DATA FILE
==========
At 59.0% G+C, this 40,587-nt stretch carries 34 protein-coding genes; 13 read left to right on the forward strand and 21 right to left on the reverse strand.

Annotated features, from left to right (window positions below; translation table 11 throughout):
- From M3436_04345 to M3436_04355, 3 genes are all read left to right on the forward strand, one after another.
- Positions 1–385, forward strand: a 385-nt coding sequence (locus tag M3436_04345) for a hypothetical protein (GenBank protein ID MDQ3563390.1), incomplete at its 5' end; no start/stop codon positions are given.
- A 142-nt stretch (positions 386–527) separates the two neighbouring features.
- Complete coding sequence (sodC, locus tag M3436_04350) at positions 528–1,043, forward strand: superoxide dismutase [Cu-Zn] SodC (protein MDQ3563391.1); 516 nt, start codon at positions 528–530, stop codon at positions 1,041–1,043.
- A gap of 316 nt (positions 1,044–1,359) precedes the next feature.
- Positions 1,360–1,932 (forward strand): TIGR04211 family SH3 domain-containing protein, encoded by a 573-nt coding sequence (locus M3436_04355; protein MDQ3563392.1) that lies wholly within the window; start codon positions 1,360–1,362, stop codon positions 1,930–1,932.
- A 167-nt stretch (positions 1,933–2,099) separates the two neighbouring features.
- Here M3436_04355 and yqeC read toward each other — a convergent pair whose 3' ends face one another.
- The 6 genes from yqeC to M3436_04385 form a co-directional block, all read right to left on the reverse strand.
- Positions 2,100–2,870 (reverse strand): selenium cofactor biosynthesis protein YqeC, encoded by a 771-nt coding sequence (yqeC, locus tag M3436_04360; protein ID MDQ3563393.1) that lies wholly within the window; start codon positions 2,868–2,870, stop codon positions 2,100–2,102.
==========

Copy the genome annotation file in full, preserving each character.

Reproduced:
At 59.0% G+C, this 40,587-nt stretch carries 34 protein-coding genes; 13 read left to right on the forward strand and 21 right to left on the reverse strand.

Annotated features, from left to right (window positions below; translation table 11 throughout):
- From M3436_04345 to M3436_04355, 3 genes are all read left to right on the forward strand, one after another.
- Positions 1–385, forward strand: a 385-nt coding sequence (locus tag M3436_04345) for a hypothetical protein (GenBank protein ID MDQ3563390.1), incomplete at its 5' end; no start/stop codon positions are given.
- A 142-nt stretch (positions 386–527) separates the two neighbouring features.
- Complete coding sequence (sodC, locus tag M3436_04350) at positions 528–1,043, forward strand: superoxide dismutase [Cu-Zn] SodC (protein MDQ3563391.1); 516 nt, start codon at positions 528–530, stop codon at positions 1,041–1,043.
- A gap of 316 nt (positions 1,044–1,359) precedes the next feature.
- Positions 1,360–1,932 (forward strand): TIGR04211 family SH3 domain-containing protein, encoded by a 573-nt coding sequence (locus M3436_04355; protein MDQ3563392.1) that lies wholly within the window; start codon positions 1,360–1,362, stop codon positions 1,930–1,932.
- A 167-nt stretch (positions 1,933–2,099) separates the two neighbouring features.
- Here M3436_04355 and yqeC read toward each other — a convergent pair whose 3' ends face one another.
- The 6 genes from yqeC to M3436_04385 form a co-directional block, all read right to left on the reverse strand.
- Positions 2,100–2,870 (reverse strand): selenium cofactor biosynthesis protein YqeC, encoded by a 771-nt coding sequence (yqeC, locus tag M3436_04360; protein ID MDQ3563393.1) that lies wholly within the window; start codon positions 2,868–2,870, stop codon positions 2,100–2,102.